What do you want to be when you grow up?
The million dollar question.
This is what young people are constantly asked.
As a kid, I would have said a professional athlete.
This was a typical answer in my generation. Pro athlete, doctor, lawyer, teacher, nurse, business owner. Now, you can add in answers like YouTuber, bitcoin investor, or social media influencer.
You're supposed to be able to answer this question by the time you're 18 so that you can choose your major in college.
There is nothing wrong with dreaming of a future profession. In fact, I encourage it! The problem is, I believe there is a more important question that is often neglected. We are so focused on what young people are becoming that we forget to ask them who they are becoming.
We teach young people to dream about their future careers and rightfully so. If we are smart, we also teach them action steps on how they can get there. This is all great.
But what if we taught them to dream about WHO they are becoming. To dream of having great integrity and character. To dream of being a great son, daughter, brother, sister, teammate, employee, father, mother, husband, or wife. To dream of being honest and kind. To dream of having amazing faith.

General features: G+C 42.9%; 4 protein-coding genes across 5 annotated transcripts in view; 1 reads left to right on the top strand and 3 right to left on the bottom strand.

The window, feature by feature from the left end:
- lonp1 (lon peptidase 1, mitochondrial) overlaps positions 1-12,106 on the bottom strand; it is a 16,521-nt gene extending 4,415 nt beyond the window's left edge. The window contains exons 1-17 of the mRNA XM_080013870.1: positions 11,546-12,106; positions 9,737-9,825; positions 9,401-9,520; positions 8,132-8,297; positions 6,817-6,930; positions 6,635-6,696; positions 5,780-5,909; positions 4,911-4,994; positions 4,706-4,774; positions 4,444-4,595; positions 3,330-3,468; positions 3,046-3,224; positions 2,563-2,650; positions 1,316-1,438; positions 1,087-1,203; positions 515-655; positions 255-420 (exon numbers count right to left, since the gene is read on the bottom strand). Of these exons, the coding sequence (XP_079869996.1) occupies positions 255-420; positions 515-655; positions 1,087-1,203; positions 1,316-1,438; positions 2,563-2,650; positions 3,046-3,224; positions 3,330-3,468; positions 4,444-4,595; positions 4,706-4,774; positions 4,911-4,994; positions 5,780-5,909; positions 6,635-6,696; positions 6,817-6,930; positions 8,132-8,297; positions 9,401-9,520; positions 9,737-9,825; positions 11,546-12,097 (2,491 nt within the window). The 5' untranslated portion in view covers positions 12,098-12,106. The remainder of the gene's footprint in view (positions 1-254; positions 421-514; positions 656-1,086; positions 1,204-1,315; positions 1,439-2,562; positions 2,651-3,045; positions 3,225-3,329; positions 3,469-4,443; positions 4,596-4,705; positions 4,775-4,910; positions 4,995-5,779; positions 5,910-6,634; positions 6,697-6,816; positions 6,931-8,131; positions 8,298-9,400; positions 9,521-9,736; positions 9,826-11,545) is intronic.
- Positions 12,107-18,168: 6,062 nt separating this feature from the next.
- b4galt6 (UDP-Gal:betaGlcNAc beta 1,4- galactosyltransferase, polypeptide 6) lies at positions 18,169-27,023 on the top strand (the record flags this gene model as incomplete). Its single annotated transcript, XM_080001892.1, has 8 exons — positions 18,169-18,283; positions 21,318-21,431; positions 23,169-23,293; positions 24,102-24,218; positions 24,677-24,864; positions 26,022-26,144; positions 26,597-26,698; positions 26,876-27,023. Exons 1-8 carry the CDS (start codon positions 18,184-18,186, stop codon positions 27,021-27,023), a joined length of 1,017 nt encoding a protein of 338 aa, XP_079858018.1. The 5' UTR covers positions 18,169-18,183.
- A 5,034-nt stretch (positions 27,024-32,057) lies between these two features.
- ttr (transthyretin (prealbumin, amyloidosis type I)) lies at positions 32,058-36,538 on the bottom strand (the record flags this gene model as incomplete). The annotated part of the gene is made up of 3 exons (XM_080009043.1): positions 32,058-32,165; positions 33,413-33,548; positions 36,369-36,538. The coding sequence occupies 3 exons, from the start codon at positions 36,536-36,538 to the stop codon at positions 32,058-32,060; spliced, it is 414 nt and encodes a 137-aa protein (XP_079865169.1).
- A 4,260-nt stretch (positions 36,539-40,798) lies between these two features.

What you become can always be taken away from you but nothing and no one can take away who you are.
Your athletic career can end in one play. Your business can become obsolete over night. Your social media following can become completely irrelevant (look at Myspace).
On the other hand, you may have great success in your career. I recently heard NFL quarterback Kurt Warner say that when he goes home, being the league MVP doesn't mean anything. In fact, his wife didn't even know what the NFL was when they met. When he goes home, he is just a man trying to figure out marriage and fatherhood.
Whether your "what" is going great or is crashing down, your "who" will always be more important.
My football coach used to say, "Focus on the little things and the big things will take care of themselves." This is true in football. Focus on your assignment, footwork, and technique; scoring touchdowns and winning games will follow. This saying holds true in life as well.
Focus on who your becoming and what you become will take care of itself.
Keep on fighting.
We can rejoice, too, when we run into problems and trials, for we know that they help us develop endurance. And endurance develops strength of character, and character strengthens our confident hope of salvation.
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